On August 2, 2013, the Medellin Oral Administration Court Twenty-Four ordered the arrangement and advancement of "the evacuation of homes and infrastructure in general at high risk and the associated relocation and all measures it deems necessary...to effectively avert the imminent danger that threatens the inhabitants of the areas identified." However, this court decision was issued without any dialogue with the "inhabitants" of those high-risk areas. By excluding the community members from a negotiation, or even a conversation, the court decided that the best option for the people of Medellin would be to uproot them from their homes and relocate them to another region of the city. This decision has proven to be misguided, and has thus led to much resistance among the residents effected by the flooding.
Unfortunately, Medellin is heavily overrun by gangs, each of which controls separate regions of the city, and relocating a gang into a territory of another potential rival gang could even further endanger the lives of the inhabitants. Moreover, under international legal standards, the government must supply equal quality or better housing and access to education as was provided in a person's previous place of residence, making the task increasingly difficult for the Municipality of Medellin. However, despite the challenge this presents for Medellin, all of these things could have been remedied provided the city government had initially taken the proper technologically preventative measures against the flooding of La Picacha or had spoken with the residents of the affected areas.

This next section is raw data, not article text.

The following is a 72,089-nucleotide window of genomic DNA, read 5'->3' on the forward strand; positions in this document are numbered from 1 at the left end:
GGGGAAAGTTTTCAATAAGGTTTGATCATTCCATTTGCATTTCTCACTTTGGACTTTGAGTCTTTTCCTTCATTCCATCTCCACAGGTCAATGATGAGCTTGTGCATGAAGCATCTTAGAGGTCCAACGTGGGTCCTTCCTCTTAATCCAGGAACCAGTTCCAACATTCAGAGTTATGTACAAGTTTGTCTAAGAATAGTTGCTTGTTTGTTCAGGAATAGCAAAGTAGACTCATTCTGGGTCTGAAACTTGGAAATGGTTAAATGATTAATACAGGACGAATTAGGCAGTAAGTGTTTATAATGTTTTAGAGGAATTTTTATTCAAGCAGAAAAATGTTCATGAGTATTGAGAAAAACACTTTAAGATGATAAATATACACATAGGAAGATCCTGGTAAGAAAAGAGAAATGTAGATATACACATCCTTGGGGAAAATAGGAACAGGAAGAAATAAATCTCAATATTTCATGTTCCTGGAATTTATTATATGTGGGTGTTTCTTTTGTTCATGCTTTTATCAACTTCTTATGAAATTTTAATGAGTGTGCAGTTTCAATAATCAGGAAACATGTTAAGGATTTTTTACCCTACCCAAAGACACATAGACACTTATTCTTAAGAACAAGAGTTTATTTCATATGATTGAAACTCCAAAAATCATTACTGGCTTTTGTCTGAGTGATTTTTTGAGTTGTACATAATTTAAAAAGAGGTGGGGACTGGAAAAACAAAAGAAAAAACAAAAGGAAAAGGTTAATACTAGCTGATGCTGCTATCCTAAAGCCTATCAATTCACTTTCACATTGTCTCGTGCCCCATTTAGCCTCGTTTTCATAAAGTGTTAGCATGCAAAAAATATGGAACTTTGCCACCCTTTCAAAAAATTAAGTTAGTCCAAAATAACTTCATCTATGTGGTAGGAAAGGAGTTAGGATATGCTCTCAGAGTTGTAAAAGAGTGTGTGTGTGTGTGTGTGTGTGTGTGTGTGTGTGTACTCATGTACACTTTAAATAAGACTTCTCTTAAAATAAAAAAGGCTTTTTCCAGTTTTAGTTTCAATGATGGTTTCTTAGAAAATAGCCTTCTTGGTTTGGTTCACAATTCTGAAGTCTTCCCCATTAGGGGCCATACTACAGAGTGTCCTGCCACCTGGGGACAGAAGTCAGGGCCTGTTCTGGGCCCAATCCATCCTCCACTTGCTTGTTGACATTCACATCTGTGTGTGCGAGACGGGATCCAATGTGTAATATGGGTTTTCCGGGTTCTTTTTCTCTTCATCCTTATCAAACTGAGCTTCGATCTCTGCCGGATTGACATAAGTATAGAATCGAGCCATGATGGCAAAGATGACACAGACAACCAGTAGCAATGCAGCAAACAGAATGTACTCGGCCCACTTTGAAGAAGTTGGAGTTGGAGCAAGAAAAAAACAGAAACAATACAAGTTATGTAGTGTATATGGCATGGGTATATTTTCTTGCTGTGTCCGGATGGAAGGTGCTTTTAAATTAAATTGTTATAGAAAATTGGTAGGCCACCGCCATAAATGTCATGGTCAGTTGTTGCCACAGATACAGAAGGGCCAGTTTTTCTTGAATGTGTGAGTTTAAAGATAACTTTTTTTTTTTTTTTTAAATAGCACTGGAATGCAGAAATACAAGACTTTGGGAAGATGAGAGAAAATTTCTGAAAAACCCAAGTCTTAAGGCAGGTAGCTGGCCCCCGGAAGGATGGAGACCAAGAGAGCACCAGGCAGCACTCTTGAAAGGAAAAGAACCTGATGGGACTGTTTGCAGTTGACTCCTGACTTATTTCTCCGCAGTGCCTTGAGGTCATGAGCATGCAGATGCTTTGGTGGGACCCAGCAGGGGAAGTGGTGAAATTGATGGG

Therefore, the clinics have taken up a popular action against the Municipality of Medellin, demanding that the government recognize the community's right to security and disaster prevention, the right to a healthy environment, the right to a balanced ecology, and the management and rational use of natural resources. When the clinical cases first brought the La Picacha issue to attention, there had already been a couple of solutions proposed. First, the construction of parallel roads to La Picacha was suggested, and second, the construction of a linear park alongside La Picacha. Neither of these proposed remedies, though not entirely sufficient to improve the situation, have manifested into any concrete action being taken. As of now, the only enacted remedy has been the case of forced evictions, and the people of Medellin have clearly objected to this option. Hopefully, the city residents and the government will soon sit down and collaborate on a possible solution to the continuous threat that is La Picacha. But until then, the clinical students of both the Colombian universities and the University of Minnesota will be working at increasing public awareness of the problem and letting the government know that their actions neither go unnoticed nor lack repercussions.
Written by Isabella Salomão Nascimento